Florianopolis, Brazil – March 2001

According to the tourist blurb, which we all must believe, it’s easy to fall in love with Florianopolis, or Floripa as it is more commonly known. The city, which is on an island connected to the Brazilian mainland, is one of Brazil’s most popular tourist destinations. It has an impressive total of 42 beaches, most of which are of the crystal blue water variety.

Those wonderfully knowledgeable people who compile Brazilian statistics (and what a fun job that must be) claim that Floripa is the healthiest place in Brazil to live. According to them, and I think we must take this with a pinch of salt, in Floripa there is no stress, no pollution, no poverty and no Britney Spears CDs (I might have made that last bit up) – I can only conclude that the drug crazed, stressed out manic who accosted me at the bus station was himself on holiday. However, the city is inexplicably popular (especially with Argentinean tourists) and might fill an otherwise dull weekend.

A little History
The pioneers who colonised the island of Santa Catarina were very devoted Catholics and they came from the Azores Islands. When they landed on the shores of Santa Catarina, they brought with them their saints and patrons, and built churches for them according to the best Azorian architectural styles of the times – which must have been pretty crap I imagine, judging from Our Lady of the Rosary, Saint Benedict, St. Francis of Assisi, Our Lady of Lapa, Our Lady of Needs, St. Francis of Paula and the Metropolitan Cathedral. The patron Virgin of the island is Our Lady of Sailors “Nossa Senhora dos Navegantes” to whom every woman lights a candle while her man is out to sea.


“Impenetrable” maritime fortress

There are also some military landmarks as well. Due to the island’s history of pirate attacks, Spanish hostility and other tumultuous chapters, the Portuguese Crown decided to secure the land. To this end, taking advantage of the plentiful labour hands of the just arrived Azorian and Madeiran settlers, Brigadier Jose da Silva Paes set out to build the most impenetrable maritime fortress complex in the new world. Curiously enough, the island was taken later on in history by a Spanish commander who drove his troops through the jungle and attacked it by land. With all the guns pointed out to sea, the Portuguese were defenceless – my bet is that they were drunk.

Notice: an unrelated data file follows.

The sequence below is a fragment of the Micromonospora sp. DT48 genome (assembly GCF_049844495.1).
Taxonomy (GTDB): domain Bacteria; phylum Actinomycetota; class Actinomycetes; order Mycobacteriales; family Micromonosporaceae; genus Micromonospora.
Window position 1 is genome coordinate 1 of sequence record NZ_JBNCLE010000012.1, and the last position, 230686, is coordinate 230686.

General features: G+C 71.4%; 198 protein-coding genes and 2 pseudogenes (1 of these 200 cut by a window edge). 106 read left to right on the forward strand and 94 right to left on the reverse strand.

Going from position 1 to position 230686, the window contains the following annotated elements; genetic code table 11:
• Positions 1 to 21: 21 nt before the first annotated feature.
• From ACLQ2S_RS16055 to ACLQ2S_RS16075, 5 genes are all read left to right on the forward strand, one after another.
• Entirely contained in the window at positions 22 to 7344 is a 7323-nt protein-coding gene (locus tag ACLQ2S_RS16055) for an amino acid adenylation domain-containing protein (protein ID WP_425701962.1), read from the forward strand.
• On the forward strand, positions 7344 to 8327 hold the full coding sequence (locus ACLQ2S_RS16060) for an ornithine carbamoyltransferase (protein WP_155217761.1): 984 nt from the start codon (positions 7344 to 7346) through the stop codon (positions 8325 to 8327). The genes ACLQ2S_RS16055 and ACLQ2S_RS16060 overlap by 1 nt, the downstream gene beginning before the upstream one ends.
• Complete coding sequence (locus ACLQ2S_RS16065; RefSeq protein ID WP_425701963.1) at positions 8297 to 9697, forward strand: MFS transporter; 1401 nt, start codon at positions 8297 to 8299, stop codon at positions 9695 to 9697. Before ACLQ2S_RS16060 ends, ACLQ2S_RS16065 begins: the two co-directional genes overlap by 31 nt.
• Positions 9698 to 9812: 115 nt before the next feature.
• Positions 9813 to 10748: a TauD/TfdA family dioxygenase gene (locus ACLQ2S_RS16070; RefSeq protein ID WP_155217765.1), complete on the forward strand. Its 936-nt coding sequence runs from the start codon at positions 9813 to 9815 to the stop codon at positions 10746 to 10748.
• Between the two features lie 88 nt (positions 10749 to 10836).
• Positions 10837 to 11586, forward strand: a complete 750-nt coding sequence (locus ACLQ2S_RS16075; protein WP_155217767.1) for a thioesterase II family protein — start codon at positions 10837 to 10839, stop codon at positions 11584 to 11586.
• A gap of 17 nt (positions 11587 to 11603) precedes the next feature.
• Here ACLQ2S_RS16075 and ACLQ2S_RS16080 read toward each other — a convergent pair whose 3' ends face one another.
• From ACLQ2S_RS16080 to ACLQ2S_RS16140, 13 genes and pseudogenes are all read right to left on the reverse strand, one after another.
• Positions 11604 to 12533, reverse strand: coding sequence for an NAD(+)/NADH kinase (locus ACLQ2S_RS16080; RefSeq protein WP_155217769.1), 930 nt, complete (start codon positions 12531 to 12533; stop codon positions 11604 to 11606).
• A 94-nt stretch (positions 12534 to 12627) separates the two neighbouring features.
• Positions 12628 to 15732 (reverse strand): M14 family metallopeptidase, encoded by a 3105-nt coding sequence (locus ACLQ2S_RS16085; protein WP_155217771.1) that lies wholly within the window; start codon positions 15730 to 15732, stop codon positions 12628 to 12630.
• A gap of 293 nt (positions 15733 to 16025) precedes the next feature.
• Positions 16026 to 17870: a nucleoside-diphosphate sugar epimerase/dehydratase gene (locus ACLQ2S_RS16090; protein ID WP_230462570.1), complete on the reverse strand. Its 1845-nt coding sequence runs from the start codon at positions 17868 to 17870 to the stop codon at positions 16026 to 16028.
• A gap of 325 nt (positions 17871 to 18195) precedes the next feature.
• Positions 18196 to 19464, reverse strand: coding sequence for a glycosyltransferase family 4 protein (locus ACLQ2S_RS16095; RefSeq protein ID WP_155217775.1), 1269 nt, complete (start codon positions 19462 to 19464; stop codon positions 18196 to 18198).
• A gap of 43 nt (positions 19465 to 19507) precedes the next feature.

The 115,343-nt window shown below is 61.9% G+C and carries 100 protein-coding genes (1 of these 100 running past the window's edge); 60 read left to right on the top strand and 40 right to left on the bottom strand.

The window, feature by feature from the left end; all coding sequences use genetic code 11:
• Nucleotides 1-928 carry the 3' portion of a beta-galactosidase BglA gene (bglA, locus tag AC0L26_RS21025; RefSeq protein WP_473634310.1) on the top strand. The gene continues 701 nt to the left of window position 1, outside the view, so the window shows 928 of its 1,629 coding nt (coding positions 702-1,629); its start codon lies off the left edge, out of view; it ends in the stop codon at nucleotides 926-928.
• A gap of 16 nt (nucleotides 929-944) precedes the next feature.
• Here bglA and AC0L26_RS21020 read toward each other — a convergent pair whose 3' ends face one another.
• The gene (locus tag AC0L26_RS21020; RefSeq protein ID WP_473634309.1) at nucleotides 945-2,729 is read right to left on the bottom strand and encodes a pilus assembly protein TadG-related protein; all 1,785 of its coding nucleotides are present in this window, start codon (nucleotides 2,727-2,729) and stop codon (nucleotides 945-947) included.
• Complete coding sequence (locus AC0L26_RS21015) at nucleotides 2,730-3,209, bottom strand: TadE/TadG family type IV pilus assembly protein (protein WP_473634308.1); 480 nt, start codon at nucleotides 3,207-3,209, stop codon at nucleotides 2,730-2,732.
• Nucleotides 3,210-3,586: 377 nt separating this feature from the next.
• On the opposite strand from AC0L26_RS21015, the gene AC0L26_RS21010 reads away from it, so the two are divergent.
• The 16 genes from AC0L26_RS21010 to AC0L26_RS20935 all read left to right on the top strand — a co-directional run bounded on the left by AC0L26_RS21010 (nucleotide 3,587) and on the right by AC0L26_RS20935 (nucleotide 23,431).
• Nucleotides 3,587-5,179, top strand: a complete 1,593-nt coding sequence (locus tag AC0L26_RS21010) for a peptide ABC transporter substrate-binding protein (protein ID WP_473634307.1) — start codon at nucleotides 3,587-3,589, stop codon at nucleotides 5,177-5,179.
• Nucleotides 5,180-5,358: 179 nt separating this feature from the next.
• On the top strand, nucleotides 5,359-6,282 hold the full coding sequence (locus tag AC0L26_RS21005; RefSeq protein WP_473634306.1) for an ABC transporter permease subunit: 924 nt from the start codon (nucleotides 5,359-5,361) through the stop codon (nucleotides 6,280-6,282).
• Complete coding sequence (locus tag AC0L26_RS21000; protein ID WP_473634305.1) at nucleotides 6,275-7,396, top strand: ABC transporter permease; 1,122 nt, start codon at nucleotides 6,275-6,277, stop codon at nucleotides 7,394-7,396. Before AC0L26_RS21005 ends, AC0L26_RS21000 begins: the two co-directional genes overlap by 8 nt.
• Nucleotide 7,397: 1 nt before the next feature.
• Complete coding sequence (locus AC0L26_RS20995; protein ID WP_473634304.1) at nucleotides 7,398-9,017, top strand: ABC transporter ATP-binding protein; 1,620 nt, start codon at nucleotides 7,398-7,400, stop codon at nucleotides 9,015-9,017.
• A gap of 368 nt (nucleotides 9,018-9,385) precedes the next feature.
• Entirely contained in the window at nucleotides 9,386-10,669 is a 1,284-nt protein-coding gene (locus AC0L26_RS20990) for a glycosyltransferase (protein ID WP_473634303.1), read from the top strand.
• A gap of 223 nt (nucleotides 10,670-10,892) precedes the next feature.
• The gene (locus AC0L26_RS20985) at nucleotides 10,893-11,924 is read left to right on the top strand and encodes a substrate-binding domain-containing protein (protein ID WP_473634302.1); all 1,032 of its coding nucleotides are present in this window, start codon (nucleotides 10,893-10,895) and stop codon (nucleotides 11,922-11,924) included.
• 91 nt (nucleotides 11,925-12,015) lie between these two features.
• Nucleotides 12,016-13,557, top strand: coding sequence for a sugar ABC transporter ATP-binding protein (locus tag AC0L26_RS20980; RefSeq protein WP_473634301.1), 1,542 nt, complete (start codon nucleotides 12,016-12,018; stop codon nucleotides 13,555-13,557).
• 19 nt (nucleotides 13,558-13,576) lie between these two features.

The fortresses are still standing in various degrees of preservation. A feat of engineering for the times, they are still an impressive sight today. The main edifications still standing and open to visitors are: Fortress of Santa Cruz, on the small island of Anhatomirim; Fortress of Sao Jose da Ponta Grossa, built in 1740 on the north western end of Santa Catarina island; Fortress of Santo Antonio on Ratones Grande island; Fort of Sant’Anna, currently an arms museum on Santa Catarina island; Fortress of Nossa Senhora da Conceição on the island of Araçatuba and the Fort of Santa Barbara.

According to a respected bunch of journalists I know (they must be respected, they once interviewed the president of Peru. Admittedly, they were drunk at the time) the population of Floripa all seem like they have just won the lottery. One friend, who is really quite normal, once told me that “everyone, from the ice cream salesman to the waiter in the restaurant, simply loves to converse with you and smile”. Again, I guess that the many hotel owners who I spoke to last time I was in town were on some kind of job-swap scheme from Rio.

But I can understand why some people might get a bit stressed, especially when their cosy town of 270,000 people suddenly swells to about 500,000 overnight, and let’s be brutally honest who wants to be surrounded by beered-up Argies every summer? Even the language is more Spanish than Portuguese.

10 Reasons for Going to Floripa (according to Viagam magazine)

1. In Floripa there is no pollution, stress or congestion.
2. The isle has 42 beaches, each more beautiful then the last.
3. Everyone there is of a delightful disposition.
4. It has the most kickin’ summer in Brazil.
5. Everyone can eat prawns because they are cheap.
6. The girls are all pretty and smile just for you.
7. So do the guys.
8. The price of hotels and restaurants isn’t too bad.
9. You have some nice pretty green areas in the city.
10. According to some think tank or other it’s the best place to live in Brasil – if not the world.

6 Reasons for Not Reading Viagam

1. They like Floripa – excessively.
2. Every year they trawl out the same list of the world’s best beaches.
3. They consistently turn down my work.
4. They obviously earn a lot more than me as I couldn’t afford a half decent place to sleep in Floripa.
5. They once printed an article about a Brazilian guy who went to London and ate catfood everyday because he couldn’t read the label (I jest not).
6. They once printed a letter about a guy who complained that he didn’t know how to use mixer taps on his shower whilst on holiday in the USA and wanted his money back.